“We expected documents, and it was a huge surprise when we found the empty apartment and just the suitcases and boxes covered by a sheet,” Daniel Madruga, who coordinated the operation, told local television station Globo.
Corruption has been an endemic problem in Brazil for centuries, but a massive investigation has unexplained piles of cash popping up around the country like never before. Believed to be the largest corruption case in modern history, the probe uncovered a complex scheme in which top business executives traded bribes for lucrative government contracts. The investigation has snaked its way from a Brasilia Car Wash to the presidential palace, and prosecutors estimate the payoffs reached upwards of $5 billion.
A team of 20 police officers pulled all-nighters on Wednesday to count the stacks of bills, a process captured in a viral video that sparked widespread fury among Brazilians. The money has been returned to public coffers, police said.
While unrivaled in size, the seizure is just one in a series of mysterious discoveries of cash. Since the start of the investigation three years ago, Brazilian politicians have been caught stashing money everywhere from pantyhose worn under their suits to horse stables in exclusive country clubs. Last November, fisherman found hundreds of thousands in cash floating in Rio de Janeiro’s bay, prompting a local treasure hunt and police investigation.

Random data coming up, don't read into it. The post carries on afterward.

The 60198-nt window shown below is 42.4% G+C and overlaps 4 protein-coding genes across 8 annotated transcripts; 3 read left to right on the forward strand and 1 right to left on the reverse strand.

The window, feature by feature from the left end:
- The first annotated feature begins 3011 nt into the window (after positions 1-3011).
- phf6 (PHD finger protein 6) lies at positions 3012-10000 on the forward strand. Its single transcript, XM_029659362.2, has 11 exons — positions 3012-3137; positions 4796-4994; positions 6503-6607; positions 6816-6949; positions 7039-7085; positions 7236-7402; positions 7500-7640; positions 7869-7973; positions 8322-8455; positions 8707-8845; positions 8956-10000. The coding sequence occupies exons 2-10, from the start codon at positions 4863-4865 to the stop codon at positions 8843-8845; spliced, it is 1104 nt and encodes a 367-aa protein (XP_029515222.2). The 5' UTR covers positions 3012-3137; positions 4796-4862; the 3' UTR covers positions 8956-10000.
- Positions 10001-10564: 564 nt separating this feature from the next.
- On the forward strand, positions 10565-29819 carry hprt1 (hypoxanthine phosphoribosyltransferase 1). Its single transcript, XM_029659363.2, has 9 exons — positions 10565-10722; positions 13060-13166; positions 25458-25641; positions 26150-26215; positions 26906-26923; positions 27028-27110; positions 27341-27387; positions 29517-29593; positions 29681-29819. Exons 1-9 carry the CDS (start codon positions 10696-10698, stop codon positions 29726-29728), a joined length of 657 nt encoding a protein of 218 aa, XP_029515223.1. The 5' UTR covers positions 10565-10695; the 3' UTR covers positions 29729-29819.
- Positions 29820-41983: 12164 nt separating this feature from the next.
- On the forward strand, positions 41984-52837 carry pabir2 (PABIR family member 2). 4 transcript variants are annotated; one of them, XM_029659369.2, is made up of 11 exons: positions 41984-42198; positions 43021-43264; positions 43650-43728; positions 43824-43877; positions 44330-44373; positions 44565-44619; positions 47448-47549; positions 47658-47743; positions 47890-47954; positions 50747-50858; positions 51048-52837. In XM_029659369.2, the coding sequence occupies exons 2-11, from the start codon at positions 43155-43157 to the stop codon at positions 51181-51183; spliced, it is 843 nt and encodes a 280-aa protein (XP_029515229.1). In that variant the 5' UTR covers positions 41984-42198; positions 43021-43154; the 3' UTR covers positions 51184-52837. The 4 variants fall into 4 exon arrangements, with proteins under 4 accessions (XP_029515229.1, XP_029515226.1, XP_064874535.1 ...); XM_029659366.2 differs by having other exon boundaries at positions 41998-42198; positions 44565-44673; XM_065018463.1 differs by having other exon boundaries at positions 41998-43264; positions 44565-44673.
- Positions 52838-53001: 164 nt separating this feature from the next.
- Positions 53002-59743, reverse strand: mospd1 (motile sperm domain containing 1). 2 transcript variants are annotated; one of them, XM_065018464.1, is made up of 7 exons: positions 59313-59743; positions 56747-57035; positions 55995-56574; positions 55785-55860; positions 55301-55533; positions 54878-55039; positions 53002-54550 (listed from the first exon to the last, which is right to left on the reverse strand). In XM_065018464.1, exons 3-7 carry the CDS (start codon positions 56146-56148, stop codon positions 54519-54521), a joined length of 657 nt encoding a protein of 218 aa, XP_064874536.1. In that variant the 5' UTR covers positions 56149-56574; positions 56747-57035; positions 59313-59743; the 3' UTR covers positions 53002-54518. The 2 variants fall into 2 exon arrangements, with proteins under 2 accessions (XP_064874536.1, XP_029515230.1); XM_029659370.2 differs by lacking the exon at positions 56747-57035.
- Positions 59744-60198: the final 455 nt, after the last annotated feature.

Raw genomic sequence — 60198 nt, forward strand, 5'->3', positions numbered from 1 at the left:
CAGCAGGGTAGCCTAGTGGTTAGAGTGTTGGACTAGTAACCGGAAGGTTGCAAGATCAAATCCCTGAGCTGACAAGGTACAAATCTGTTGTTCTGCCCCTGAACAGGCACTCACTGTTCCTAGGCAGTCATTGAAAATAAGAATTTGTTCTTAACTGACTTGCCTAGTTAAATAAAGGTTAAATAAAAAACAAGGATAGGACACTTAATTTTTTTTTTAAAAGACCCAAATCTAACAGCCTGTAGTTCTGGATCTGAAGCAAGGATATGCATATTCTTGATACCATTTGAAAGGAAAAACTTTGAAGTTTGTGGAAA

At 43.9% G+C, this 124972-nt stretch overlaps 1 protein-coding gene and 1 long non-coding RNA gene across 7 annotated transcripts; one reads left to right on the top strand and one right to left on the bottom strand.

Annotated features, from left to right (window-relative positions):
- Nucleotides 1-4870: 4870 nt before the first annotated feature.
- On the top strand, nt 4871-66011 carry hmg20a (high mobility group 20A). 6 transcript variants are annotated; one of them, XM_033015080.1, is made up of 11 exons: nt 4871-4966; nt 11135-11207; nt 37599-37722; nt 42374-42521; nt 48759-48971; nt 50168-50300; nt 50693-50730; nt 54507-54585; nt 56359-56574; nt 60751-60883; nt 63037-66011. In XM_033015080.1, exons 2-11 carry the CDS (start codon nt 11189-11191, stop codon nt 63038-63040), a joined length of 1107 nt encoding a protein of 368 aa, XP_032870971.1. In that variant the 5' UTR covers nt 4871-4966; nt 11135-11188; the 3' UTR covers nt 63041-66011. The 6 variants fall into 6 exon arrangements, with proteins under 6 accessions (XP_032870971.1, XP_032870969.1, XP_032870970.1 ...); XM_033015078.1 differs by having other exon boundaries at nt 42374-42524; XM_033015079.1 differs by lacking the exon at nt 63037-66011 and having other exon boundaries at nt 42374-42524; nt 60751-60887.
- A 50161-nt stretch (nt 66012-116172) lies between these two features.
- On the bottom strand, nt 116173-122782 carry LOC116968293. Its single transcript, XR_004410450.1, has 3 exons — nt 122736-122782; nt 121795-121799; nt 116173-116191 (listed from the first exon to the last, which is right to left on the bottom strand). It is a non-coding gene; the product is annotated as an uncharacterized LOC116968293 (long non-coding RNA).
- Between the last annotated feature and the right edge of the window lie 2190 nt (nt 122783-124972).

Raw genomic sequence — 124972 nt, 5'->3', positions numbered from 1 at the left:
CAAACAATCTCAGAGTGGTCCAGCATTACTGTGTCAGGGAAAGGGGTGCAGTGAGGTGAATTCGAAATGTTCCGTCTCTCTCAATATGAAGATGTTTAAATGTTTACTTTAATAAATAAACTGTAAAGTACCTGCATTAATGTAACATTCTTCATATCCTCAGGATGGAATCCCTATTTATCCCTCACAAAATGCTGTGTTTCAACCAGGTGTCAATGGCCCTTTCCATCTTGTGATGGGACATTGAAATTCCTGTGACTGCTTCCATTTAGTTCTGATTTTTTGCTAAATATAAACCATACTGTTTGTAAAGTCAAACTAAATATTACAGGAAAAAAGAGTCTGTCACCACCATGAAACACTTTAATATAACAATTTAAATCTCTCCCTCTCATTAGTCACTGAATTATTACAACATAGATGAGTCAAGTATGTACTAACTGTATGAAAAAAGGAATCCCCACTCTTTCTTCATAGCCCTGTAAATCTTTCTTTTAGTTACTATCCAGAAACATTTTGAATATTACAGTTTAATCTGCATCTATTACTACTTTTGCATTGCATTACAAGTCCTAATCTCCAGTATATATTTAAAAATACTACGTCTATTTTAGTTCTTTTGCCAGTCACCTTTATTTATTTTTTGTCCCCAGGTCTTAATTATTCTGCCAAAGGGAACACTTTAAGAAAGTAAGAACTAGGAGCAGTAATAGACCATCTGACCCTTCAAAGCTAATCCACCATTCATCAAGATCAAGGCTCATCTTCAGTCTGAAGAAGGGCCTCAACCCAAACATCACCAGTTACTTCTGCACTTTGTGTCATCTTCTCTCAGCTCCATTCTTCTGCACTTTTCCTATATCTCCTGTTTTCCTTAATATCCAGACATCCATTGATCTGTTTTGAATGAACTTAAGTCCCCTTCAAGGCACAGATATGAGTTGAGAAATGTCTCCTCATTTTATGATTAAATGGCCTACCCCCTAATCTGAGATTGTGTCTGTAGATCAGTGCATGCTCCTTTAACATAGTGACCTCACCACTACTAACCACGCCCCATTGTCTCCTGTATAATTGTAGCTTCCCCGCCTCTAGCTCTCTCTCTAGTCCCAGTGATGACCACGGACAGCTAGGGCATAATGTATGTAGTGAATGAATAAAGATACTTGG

In fact, just hours before they stumbled upon the suitcases full of money on Tuesday, police uncovered $150,000 in cash hidden in the house of the head of Brazil’s Olympic Committee, Carlos Arthur Nuzman. Nuzman is suspected of having negotiated millions in bribes for public works projects ahead of the 2016 games.
On Wednesday, police matched fingerprints found in the boxes and suitcases full of cash in the apartment to Geddel Vieira Lima, who served as Brazilian President Michel Temer’s top congressional liaison until he stepped down amid corruption accusations in July. He’s currently under house arrest on charges of obstruction of justice.
Police believe Vieira Lima used the apartment as a bunker to store bribes he received from companies in exchange for favorable loans and credit lines while he was vice president of Brazil’s National Savings Bank in 2011. Vieira Lima has not commented on the allegations.
The seizure, part of an operation known as “Lost Treasure,” is likely to complicate an already tenuous situation for Temer, who narrowly escaped graft charges last month after another aide was caught delivering a suitcase full of money to a wealthy executive. Temer is expected to face a new round of corruption accusations next week. Whether he can amass enough congressional support to evade a Supreme Court trial remains to be seen.
Meanwhile, as corruption scandals topple the country’s top politicians one by one, outraged Brazilians are struggling to find leaders they can trust ahead of the 2018 elections. Vieira Lima himself publicly rallied against corruption at a protest in 2015.
“I came to say that nobody can take this much robbery,” he said at the time. “This is no longer corruption, it’s just robbery.”